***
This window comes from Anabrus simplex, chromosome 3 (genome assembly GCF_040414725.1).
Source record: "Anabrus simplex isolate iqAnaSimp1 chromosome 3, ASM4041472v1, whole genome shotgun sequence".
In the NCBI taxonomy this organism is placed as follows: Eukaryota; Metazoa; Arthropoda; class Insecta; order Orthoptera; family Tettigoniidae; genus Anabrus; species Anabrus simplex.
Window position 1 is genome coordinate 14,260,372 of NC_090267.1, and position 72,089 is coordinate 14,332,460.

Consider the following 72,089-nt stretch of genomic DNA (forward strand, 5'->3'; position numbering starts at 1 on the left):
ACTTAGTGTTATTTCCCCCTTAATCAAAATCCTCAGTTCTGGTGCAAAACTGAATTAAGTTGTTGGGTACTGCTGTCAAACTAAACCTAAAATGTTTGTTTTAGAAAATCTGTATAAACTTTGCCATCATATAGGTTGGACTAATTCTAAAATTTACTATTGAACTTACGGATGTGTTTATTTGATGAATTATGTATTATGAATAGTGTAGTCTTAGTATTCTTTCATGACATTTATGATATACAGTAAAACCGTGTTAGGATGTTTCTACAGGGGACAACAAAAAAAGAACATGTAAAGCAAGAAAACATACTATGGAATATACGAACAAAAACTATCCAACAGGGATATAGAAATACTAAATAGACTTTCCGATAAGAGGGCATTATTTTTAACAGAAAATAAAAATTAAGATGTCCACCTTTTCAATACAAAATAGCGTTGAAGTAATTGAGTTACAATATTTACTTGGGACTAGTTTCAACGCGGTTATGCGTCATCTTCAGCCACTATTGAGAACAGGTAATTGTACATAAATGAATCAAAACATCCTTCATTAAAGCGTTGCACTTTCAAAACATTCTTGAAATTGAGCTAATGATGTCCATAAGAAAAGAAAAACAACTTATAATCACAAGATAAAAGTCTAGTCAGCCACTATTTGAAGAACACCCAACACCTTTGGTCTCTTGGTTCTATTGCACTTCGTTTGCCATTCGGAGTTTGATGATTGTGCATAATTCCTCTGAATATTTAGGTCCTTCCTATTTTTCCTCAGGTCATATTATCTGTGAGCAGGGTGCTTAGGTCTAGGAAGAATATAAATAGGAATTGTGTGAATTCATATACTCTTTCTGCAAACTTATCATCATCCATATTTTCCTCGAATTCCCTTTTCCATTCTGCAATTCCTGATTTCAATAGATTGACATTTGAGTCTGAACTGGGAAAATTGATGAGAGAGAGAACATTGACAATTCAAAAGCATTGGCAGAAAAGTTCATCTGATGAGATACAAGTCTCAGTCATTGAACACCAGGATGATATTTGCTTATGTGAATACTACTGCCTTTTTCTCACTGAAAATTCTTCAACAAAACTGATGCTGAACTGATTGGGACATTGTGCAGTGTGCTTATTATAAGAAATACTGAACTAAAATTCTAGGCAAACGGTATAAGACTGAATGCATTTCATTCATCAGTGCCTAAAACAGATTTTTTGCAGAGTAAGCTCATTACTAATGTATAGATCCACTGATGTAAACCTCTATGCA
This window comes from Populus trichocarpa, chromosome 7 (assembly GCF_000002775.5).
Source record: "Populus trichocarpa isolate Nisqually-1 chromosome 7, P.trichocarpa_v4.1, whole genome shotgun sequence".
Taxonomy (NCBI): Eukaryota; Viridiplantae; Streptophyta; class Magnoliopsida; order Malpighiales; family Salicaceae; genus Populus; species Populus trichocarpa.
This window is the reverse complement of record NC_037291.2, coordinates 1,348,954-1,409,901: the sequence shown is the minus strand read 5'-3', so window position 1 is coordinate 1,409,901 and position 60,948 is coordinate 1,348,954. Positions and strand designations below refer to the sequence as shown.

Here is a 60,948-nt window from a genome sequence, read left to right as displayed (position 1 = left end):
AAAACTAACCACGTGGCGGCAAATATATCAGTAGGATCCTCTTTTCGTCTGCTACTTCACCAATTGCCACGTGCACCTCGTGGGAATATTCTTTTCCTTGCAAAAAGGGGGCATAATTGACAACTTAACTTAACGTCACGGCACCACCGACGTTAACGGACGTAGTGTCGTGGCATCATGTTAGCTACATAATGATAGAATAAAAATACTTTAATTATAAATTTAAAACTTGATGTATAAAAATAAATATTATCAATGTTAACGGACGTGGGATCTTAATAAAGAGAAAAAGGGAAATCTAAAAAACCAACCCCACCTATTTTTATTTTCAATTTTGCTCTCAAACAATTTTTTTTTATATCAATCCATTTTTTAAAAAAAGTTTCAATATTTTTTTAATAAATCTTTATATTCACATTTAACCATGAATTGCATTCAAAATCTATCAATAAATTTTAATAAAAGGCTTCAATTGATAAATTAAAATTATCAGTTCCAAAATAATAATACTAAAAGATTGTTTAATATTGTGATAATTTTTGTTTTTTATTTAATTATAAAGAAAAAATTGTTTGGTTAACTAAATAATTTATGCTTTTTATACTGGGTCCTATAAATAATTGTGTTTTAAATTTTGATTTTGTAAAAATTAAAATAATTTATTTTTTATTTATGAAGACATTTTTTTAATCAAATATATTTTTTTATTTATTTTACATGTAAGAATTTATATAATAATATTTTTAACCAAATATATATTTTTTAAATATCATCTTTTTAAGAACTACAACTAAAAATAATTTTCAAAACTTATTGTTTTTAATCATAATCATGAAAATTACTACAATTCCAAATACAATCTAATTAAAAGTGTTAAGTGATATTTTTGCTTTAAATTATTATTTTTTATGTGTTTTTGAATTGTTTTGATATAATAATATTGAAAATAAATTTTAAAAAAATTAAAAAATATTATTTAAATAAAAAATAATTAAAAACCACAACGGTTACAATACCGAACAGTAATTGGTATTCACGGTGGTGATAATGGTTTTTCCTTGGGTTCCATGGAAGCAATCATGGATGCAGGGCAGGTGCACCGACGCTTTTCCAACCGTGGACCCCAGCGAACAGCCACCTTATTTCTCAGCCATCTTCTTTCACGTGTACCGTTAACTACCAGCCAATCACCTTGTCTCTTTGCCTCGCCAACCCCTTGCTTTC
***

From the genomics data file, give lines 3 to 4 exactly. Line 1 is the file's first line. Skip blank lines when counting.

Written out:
In the NCBI taxonomy this organism is placed as follows: Eukaryota; Metazoa; Arthropoda; class Insecta; order Orthoptera; family Tettigoniidae; genus Anabrus; species Anabrus simplex.
Window position 1 is genome coordinate 14,260,372 of NC_090267.1, and position 72,089 is coordinate 14,332,460.